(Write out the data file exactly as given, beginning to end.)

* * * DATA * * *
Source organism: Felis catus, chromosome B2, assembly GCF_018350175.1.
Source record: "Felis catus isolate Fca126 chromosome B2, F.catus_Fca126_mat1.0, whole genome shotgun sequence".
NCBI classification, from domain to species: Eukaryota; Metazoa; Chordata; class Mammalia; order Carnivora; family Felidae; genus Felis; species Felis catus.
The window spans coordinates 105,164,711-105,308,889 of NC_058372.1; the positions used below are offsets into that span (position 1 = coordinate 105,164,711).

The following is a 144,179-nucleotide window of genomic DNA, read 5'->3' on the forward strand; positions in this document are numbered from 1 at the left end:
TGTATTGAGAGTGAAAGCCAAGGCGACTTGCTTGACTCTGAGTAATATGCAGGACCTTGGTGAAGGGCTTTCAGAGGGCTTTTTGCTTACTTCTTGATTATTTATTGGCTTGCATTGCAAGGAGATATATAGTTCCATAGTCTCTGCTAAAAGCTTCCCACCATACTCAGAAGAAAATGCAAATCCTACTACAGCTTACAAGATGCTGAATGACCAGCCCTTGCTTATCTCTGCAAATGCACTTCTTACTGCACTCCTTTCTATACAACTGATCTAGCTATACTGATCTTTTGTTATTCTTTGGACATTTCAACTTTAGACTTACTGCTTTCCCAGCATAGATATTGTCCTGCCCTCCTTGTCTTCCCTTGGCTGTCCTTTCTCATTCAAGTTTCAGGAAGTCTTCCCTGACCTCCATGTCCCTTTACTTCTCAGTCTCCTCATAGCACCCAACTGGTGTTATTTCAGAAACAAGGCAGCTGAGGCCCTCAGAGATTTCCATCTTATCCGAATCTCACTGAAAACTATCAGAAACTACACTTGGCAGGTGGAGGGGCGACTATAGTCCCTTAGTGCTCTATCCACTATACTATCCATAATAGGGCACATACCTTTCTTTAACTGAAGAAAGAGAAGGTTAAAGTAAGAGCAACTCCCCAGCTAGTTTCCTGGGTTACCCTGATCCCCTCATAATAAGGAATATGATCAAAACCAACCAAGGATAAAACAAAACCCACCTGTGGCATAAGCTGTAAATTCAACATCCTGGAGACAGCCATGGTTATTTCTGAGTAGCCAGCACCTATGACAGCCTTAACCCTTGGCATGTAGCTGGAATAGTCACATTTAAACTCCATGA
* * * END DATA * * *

Source organism: Felis catus, chromosome B2, assembly GCF_018350175.1.
Source record: "Felis catus isolate Fca126 chromosome B2, F.catus_Fca126_mat1.0, whole genome shotgun sequence".
NCBI classification, from domain to species: Eukaryota; Metazoa; Chordata; class Mammalia; order Carnivora; family Felidae; genus Felis; species Felis catus.
The window spans coordinates 105,164,711-105,308,889 of NC_058372.1; the positions used below are offsets into that span (position 1 = coordinate 105,164,711).

The following is a 144,179-nucleotide window of genomic DNA, read 5'->3' on the forward strand; positions in this document are numbered from 1 at the left end:
TGTATTGAGAGTGAAAGCCAAGGCGACTTGCTTGACTCTGAGTAATATGCAGGACCTTGGTGAAGGGCTTTCAGAGGGCTTTTTGCTTACTTCTTGATTATTTATTGGCTTGCATTGCAAGGAGATATATAGTTCCATAGTCTCTGCTAAAAGCTTCCCACCATACTCAGAAGAAAATGCAAATCCTACTACAGCTTACAAGATGCTGAATGACCAGCCCTTGCTTATCTCTGCAAATGCACTTCTTACTGCACTCCTTTCTATACAACTGATCTAGCTATACTGATCTTTTGTTATTCTTTGGACATTTCAACTTTAGACTTACTGCTTTCCCAGCATAGATATTGTCCTGCCCTCCTTGTCTTCCCTTGGCTGTCCTTTCTCATTCAAGTTTCAGGAAGTCTTCCCTGACCTCCATGTCCCTTTACTTCTCAGTCTCCTCATAGCACCCAACTGGTGTTATTTCAGAAACAAGGCAGCTGAGGCCCTCAGAGATTTCCATCTTATCCGAATCTCACTGAAAACTATCAGAAACTACACTTGGCAGGTGGAGGGGCGACTATAGTCCCTTAGTGCTCTATCCACTATACTATCCATAATAGGGCACATACCTTTCTTTAACTGAAGAAAGAGAAGGTTAAAGTAAGAGCAACTCCCCAGCTAGTTTCCTGGGTTACCCTGATCCCCTCATAATAAGGAATATGATCAAAACCAACCAAGGATAAAACAAAACCCACCTGTGGCATAAGCTGTAAATTCAACATCCTGGAGACAGCCATGGTTATTTCTGAGTAGCCAGCACCTATGACAGCCTTAACCCTTGGCATGTAGCTGGAATAGTCACATTTAAACTCCATGA